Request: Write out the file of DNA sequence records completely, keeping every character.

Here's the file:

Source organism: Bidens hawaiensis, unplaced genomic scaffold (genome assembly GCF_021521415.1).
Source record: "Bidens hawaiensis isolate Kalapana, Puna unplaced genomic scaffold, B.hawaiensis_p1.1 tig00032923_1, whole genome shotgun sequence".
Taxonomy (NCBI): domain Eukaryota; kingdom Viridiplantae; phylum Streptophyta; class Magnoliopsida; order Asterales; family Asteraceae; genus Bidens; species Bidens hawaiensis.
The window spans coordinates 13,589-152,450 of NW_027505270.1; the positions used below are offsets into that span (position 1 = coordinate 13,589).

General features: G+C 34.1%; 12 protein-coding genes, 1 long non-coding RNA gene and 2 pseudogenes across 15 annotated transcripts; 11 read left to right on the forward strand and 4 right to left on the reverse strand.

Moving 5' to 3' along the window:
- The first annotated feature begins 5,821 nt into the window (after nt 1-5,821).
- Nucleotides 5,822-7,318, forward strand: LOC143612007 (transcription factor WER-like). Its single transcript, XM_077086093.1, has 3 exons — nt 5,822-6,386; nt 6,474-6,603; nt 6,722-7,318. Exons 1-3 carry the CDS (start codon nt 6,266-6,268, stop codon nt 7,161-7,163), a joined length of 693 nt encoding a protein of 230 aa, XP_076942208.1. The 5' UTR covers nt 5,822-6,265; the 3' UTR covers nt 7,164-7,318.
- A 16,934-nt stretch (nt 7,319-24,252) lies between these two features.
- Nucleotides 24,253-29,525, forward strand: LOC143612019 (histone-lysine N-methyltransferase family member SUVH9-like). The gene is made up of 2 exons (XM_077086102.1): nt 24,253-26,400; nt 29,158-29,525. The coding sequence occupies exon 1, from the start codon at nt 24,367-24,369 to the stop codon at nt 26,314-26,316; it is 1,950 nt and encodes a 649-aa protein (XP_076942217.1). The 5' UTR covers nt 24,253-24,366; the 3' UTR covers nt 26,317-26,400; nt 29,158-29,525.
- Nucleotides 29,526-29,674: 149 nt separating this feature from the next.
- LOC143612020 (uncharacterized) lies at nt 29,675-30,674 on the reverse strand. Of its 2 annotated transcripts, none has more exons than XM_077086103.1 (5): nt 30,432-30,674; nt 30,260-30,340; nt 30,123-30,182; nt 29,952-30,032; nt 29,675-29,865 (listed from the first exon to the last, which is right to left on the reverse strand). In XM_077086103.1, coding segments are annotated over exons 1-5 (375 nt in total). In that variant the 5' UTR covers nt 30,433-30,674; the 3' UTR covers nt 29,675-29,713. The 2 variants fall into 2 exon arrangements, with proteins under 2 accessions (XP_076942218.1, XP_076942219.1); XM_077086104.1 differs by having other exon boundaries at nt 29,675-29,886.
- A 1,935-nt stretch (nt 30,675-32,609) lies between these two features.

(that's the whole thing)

Source organism: Bidens hawaiensis, unplaced genomic scaffold (genome assembly GCF_021521415.1).
Source record: "Bidens hawaiensis isolate Kalapana, Puna unplaced genomic scaffold, B.hawaiensis_p1.1 tig00032923_1, whole genome shotgun sequence".
Taxonomy (NCBI): domain Eukaryota; kingdom Viridiplantae; phylum Streptophyta; class Magnoliopsida; order Asterales; family Asteraceae; genus Bidens; species Bidens hawaiensis.
The window spans coordinates 13,589-152,450 of NW_027505270.1; the positions used below are offsets into that span (position 1 = coordinate 13,589).

General features: G+C 34.1%; 12 protein-coding genes, 1 long non-coding RNA gene and 2 pseudogenes across 15 annotated transcripts; 11 read left to right on the forward strand and 4 right to left on the reverse strand.

Moving 5' to 3' along the window:
- The first annotated feature begins 5,821 nt into the window (after nt 1-5,821).
- Nucleotides 5,822-7,318, forward strand: LOC143612007 (transcription factor WER-like). Its single transcript, XM_077086093.1, has 3 exons — nt 5,822-6,386; nt 6,474-6,603; nt 6,722-7,318. Exons 1-3 carry the CDS (start codon nt 6,266-6,268, stop codon nt 7,161-7,163), a joined length of 693 nt encoding a protein of 230 aa, XP_076942208.1. The 5' UTR covers nt 5,822-6,265; the 3' UTR covers nt 7,164-7,318.
- A 16,934-nt stretch (nt 7,319-24,252) lies between these two features.
- Nucleotides 24,253-29,525, forward strand: LOC143612019 (histone-lysine N-methyltransferase family member SUVH9-like). The gene is made up of 2 exons (XM_077086102.1): nt 24,253-26,400; nt 29,158-29,525. The coding sequence occupies exon 1, from the start codon at nt 24,367-24,369 to the stop codon at nt 26,314-26,316; it is 1,950 nt and encodes a 649-aa protein (XP_076942217.1). The 5' UTR covers nt 24,253-24,366; the 3' UTR covers nt 26,317-26,400; nt 29,158-29,525.
- Nucleotides 29,526-29,674: 149 nt separating this feature from the next.
- LOC143612020 (uncharacterized) lies at nt 29,675-30,674 on the reverse strand. Of its 2 annotated transcripts, none has more exons than XM_077086103.1 (5): nt 30,432-30,674; nt 30,260-30,340; nt 30,123-30,182; nt 29,952-30,032; nt 29,675-29,865 (listed from the first exon to the last, which is right to left on the reverse strand). In XM_077086103.1, coding segments are annotated over exons 1-5 (375 nt in total). In that variant the 5' UTR covers nt 30,433-30,674; the 3' UTR covers nt 29,675-29,713. The 2 variants fall into 2 exon arrangements, with proteins under 2 accessions (XP_076942218.1, XP_076942219.1); XM_077086104.1 differs by having other exon boundaries at nt 29,675-29,886.
- A 1,935-nt stretch (nt 30,675-32,609) lies between these two features.